If you think sitting through the waxing appointment is painful; if you think period cramps are the worst; if you think there’s no pain worse than stubbing your toe, wait until you see the pictures of the duct-tape bikini. That’s right! Duct-tape bikinis are officially a thing now, all thanks to the Miami-based swimwear designer and photographer Joel Alvarez of the Black Tape Project. His designs are effectively made up of a strip of inch-wide tape covering the nipple and crotch (ouch) area.
Recently at Coachella, metallic duct-tape bikinis made an appearance and the daring new trend shocked everyone, courtesy the barely-there designs. Hundreds of women arrived at the music festival in California wearing nothing but duct tape.
These stick-on bikinis may have left little (read barely anything) to the imagination, but taking these off looks like the worst kind of pain imaginable. Have a look:
“One day in 2008 I was a rookie photographer who was working with a model that suggested I use electrical tape (on) her for the last look. I honestly had no idea why she would want this but to make her happy I attempted to use this tape as wardrobe. However, it sparked an idea in my head to develop this idea. In the following weeks, I asked a few models that I had worked with in the past to let me practice on them. That was the moment the designs started to evolve! Although primitive with a lot of trial and error, I remember thinking I was definitely on to something. I began to notice that the way the lines of tape would compliment the figure was unlike any wardrobe or fashion out there,” said Joel talking about his Eureka moment.
At the Miami Swim Week in July last year, models walked the ramp for the fashion brand to display the designer’s experimental style. Well, we don’t need no experiment to give the inference – Hell No! As if wearing a bikini in India wasn’t ‘breaking news’ enough! Here are some pictures from the fashion week.
Each of these colourful, metallic body tapes cost between Rs 2,000 to Rs 3,400. We are wondering how does one even swim in these? Won’t the adhesive wear off over prolonged contact with water? Also, how do you finally take them off? Just hurts thinking about it all.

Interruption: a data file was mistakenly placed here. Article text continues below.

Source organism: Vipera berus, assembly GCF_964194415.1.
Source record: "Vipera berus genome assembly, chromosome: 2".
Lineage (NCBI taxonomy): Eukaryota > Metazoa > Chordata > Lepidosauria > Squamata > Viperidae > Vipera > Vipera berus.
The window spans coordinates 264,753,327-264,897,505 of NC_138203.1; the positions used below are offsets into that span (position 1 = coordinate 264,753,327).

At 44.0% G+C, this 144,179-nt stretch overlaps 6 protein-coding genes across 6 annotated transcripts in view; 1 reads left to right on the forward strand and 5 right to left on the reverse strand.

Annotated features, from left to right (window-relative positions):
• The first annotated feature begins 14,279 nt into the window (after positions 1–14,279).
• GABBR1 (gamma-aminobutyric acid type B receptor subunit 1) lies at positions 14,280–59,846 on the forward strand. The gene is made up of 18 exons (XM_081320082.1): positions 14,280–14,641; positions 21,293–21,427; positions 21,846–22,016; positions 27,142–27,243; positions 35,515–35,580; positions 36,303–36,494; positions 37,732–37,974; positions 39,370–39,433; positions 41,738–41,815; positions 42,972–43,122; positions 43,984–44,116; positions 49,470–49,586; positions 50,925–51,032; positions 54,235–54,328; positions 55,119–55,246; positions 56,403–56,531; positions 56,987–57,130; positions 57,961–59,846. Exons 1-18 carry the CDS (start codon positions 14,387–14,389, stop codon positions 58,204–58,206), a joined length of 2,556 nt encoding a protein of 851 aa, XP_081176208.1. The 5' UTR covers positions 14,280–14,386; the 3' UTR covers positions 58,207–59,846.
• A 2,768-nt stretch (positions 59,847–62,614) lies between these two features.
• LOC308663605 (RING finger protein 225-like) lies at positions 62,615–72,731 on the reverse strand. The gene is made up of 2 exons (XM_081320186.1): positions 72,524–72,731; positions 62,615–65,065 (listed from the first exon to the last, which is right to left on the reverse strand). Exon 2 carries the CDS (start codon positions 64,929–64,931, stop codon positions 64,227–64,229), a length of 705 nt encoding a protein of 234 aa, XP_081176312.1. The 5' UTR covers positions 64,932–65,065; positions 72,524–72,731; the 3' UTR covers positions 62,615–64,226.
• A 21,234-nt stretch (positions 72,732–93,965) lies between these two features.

It all started with Joel finding cash when he needed it most. “In 2008 I was living in my car, struggling to feed myself, lost my phone and basically ran out of gas in my car and in my life, most definitely the lowest point of my existence. I was lucky to find a box hidden in my late grandfather’s house with a substantial amount of money. After many years of what I considered “the thought era” in my life, I quickly put the funds to work in hopes to correct my debts and life. With the last of the $1500 I purchased a camera and 10 years later here I am,” said Joel.
Coachella has come and gone, but the question remains – why is the trend only practised on female models? While most of the fashion trends are showcased on both female and male models globally (in fact, we have men walking ramps in sarees now), so why no men in these duct-tape swimwear? Secondly, duct-tapes are symbolising bondage. Whether in a sexual connotation or non-sexual, bondage refers to exploitation, subservience, and slavery. How can something so wrong be glamourised and called ‘fashion’?
Do we have room for the duct-tape in our closet? You tell us.
Images: The Sun
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